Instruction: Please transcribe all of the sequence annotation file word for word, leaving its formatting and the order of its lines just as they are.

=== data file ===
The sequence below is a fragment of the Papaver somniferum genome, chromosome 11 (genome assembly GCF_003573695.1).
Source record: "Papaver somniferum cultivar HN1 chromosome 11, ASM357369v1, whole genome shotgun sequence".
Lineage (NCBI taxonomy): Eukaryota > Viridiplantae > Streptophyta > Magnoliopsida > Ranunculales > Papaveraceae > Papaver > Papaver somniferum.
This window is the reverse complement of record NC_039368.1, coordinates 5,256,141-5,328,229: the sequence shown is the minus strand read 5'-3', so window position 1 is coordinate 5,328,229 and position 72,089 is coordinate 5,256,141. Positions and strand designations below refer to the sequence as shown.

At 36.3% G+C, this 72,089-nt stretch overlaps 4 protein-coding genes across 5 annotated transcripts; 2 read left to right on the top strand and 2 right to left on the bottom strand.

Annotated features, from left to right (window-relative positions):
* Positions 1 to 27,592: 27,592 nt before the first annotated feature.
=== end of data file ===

The sequence below is a fragment of the Papaver somniferum genome, chromosome 11 (genome assembly GCF_003573695.1).
Source record: "Papaver somniferum cultivar HN1 chromosome 11, ASM357369v1, whole genome shotgun sequence".
Lineage (NCBI taxonomy): Eukaryota > Viridiplantae > Streptophyta > Magnoliopsida > Ranunculales > Papaveraceae > Papaver > Papaver somniferum.
This window is the reverse complement of record NC_039368.1, coordinates 5,256,141-5,328,229: the sequence shown is the minus strand read 5'-3', so window position 1 is coordinate 5,328,229 and position 72,089 is coordinate 5,256,141. Positions and strand designations below refer to the sequence as shown.

At 36.3% G+C, this 72,089-nt stretch overlaps 4 protein-coding genes across 5 annotated transcripts; 2 read left to right on the top strand and 2 right to left on the bottom strand.

Annotated features, from left to right (window-relative positions):
* Positions 1 to 27,592: 27,592 nt before the first annotated feature.